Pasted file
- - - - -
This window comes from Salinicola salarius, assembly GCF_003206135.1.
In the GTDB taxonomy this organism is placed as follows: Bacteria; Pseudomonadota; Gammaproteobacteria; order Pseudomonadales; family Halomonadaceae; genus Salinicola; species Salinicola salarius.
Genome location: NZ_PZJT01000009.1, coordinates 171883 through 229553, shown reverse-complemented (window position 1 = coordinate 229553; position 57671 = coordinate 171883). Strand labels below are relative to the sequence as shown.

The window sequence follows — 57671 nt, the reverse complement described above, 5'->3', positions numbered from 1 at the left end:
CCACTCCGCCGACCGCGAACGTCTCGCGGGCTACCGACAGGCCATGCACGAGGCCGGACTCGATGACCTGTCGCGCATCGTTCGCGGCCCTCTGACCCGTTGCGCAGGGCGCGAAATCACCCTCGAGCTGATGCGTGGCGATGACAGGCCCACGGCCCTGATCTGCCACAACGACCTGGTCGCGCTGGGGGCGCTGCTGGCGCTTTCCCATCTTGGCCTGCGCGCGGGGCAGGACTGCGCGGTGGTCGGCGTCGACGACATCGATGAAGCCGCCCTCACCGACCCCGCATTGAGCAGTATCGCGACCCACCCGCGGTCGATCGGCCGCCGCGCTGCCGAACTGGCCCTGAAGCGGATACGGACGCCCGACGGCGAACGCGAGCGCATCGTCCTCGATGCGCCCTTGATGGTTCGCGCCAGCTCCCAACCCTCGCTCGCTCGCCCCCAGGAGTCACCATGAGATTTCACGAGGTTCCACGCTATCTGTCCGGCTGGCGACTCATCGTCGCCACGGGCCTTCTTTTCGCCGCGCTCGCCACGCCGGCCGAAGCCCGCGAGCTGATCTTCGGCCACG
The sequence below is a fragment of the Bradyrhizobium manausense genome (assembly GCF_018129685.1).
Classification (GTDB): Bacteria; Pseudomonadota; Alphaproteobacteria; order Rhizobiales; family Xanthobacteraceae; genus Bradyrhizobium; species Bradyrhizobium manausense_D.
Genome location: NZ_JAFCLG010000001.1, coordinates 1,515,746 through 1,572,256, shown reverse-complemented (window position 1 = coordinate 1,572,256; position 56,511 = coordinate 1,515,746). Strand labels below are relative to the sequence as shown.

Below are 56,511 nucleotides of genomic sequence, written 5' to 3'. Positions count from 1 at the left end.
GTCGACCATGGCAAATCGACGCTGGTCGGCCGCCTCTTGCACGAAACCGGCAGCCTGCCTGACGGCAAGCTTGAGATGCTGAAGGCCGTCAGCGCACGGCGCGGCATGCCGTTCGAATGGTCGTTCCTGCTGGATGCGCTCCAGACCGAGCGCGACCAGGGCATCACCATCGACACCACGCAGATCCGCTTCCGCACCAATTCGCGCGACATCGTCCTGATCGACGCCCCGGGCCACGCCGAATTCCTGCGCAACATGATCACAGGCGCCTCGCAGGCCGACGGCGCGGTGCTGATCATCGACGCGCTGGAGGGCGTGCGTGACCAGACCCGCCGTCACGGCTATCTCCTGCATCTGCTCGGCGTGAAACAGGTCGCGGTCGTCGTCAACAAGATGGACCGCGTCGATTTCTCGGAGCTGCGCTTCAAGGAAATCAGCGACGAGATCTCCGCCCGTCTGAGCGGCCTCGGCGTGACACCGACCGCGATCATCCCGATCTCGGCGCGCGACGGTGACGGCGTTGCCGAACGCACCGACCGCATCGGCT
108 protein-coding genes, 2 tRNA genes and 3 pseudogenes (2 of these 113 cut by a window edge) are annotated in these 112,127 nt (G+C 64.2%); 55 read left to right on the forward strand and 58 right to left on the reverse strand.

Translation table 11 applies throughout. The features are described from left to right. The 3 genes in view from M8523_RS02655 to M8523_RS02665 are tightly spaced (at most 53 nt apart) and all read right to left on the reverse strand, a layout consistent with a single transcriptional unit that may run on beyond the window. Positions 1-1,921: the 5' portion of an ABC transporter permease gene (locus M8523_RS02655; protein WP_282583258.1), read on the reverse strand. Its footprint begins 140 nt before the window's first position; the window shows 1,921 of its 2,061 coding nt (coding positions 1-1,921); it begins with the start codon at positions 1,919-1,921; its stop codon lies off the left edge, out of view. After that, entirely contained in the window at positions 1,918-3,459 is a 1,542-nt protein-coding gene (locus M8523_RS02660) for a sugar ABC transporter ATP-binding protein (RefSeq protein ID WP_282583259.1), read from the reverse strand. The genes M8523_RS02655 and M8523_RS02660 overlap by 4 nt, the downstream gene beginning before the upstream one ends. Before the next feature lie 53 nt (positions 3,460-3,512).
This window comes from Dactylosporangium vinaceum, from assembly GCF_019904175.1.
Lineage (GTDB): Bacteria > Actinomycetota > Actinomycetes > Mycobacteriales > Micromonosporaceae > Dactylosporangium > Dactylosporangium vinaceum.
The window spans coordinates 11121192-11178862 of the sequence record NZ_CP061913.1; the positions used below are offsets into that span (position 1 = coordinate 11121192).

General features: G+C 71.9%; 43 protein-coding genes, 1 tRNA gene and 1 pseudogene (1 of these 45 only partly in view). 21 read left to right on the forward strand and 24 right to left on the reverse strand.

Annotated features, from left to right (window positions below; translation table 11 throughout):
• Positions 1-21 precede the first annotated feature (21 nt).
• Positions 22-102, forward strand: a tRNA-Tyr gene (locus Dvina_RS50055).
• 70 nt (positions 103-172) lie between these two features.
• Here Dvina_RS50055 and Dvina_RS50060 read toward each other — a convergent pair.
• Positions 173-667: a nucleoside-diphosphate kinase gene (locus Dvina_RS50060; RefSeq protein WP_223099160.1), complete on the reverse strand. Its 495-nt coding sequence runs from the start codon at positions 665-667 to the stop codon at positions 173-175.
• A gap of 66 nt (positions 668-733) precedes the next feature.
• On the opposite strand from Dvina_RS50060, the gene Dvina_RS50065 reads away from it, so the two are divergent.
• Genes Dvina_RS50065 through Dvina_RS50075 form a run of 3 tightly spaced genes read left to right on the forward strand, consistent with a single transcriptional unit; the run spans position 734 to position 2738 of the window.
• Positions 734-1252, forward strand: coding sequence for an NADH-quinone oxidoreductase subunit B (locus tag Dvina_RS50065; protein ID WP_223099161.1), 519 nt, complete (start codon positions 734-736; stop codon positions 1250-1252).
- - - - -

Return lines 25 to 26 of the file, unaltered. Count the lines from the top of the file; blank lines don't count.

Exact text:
• Genes Dvina_RS50065 through Dvina_RS50075 form a run of 3 tightly spaced genes read left to right on the forward strand, consistent with a single transcriptional unit; the run spans position 734 to position 2738 of the window.
• Positions 734-1252, forward strand: coding sequence for an NADH-quinone oxidoreductase subunit B (locus tag Dvina_RS50065; protein ID WP_223099161.1), 519 nt, complete (start codon positions 734-736; stop codon positions 1250-1252).